For several years, China has been the top rice importer, but now its exports are beginning to have a growing impact on trade patterns. Its current dual roles as top importer and re-emerging exporter make it a linchpin to global trade. Although China has had a tariff-rate quota (TRQ) for 5.32 million tons since 2004, for years it was far from filling it.
China emerged as a major rice importer in 2012 as domestic minimum support prices remained high, while many exporters’ prices fell when India lifted its export ban. Since that time, imports have sky-rocketed, with a rising TRQ fill rate and strong trade along the borders. Now, more than a tenth of global exports are destined for China, a critical market for many of its neighboring suppliers.
In 2017, over 10 percent of Thai exports were to China, whereas for Vietnam it was over one-third and for Burma more than half. Despite ample domestic production and near-record stocks, imports are expected to remain strong – so long as the price difference remains between Chinese domestic prices and the lower prices offered by neighboring suppliers. A recent announcement to reduce the out-of-quota tariff for broken rice suggests openness to continued imports.
Yet even in a year of record imports, China is also returning as a rice exporter. In the past few years when its prices have been well above global long-grain prices, it has maintained its core medium-grain markets in neighboring countries.
Although domestic new-crop prices remain high, the old-crop prices are significantly lower. Over the past year, sales from reserve auctions have accelerated, bringing rice as old as 2013 into the market. China’s exports expanded in 2017, primarily low-priced, old-crop shipments to African markets.
The re-entry to the African market (the top destination market around the turn of the century) in the latter part of the year coincided with the downturn of Thai old-crop rice exports to that region as its own government stocks have been nearly exhausted.
To a lesser extent, China is also stepping up its exports to Asian and Mediterranean medium-grain markets and expanding food aid commitments. Exports have not been this high for 15 years, when China sought to reduce its voluminous stocks. During that time, China was a significant exporter and now, certainly has the supplies to become one again.
Asian Exporters’ Quotes Rise With New Indonesian Demand
Indonesia’s sudden return to the global market is one of the key factors in the recent rise in Asian quotes. In January, the Ministry of Agriculture stated that imports would not be required in 2018 due to sufficient stocks.
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However, the government issued a permit allowing 500,000 tons of imports in response to escalating prices the following day. Indonesia is the third-largest producer at 37 million tons and has strived for greater self-sufficiency. In 2017, its imports were scaled back to around 300,000 tons, making this abrupt request for a half-million tons delivered by February even more remarkable.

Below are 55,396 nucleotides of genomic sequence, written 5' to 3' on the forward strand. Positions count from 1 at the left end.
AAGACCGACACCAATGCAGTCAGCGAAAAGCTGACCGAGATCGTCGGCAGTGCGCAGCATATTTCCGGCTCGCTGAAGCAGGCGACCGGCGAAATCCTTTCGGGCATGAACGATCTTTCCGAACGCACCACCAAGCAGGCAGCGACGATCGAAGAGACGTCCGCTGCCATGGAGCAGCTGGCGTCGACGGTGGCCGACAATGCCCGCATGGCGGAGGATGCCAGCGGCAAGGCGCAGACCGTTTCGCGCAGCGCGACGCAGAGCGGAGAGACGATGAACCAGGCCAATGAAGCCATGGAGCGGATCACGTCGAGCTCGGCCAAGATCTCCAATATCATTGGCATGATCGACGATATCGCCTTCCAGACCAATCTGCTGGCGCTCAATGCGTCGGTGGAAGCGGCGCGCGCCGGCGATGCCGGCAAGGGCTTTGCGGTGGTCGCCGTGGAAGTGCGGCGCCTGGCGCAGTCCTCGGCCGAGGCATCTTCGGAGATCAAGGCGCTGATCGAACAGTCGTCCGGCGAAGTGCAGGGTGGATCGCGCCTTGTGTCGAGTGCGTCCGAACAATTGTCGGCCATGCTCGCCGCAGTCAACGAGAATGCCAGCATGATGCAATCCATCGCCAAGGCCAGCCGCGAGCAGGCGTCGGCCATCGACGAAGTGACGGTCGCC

While this trade is small in relation to Indonesia’s total consumption, even the mere prospect of importation caused suppliers’ quotes (Vietnam, Thailand, India, and Pakistan) to rise notably over the past month.
While the Indonesian demand was the key factor in this sudden rise, import demand from other regions has also spurred prices higher. Thai quotes rose to $439/ton, with additional demand from African markets. Vietnamese quotes are at $444/ton, the highest level since 2014, supported by strong Chinese and Southeast Asian demand.
With its new crop expected to be harvested later this month, supplies are tight to fill these new orders. India and Pakistan quotes are both around $410/ton, supported by continued strong demand from Bangladesh.
Burma Rises as a Major Rice Exporter in Southeast Asia
Burma’s (Myanmar’s) emergence as a significant supplier is intensifying competition among Southeast Asia rice exporters. In 2017, the country positioned itself as a major player in global rice exports, more than doubling its exports from 2016. Burma is forecast to boost its exports again in 2018 to 3.3 million tons, the same amount as the United States.
At one time, Burma was the largest rice exporter in the world. Burma’s rice exports, however, have not been this high since before WWII. It has only been in the last 6 years that its rice exports have been consistently above 1.0 million tons. Burma’s surge in exports has primarily been to meet rising Chinese demand along its border.
It has also been supplying nearby countries such as Bangladesh, Sri Lanka, and Afghanistan. Burma has boosted its exports to the European Union through the Everything but Arms initiative, and more recently, has been expanding its reach to include Africa.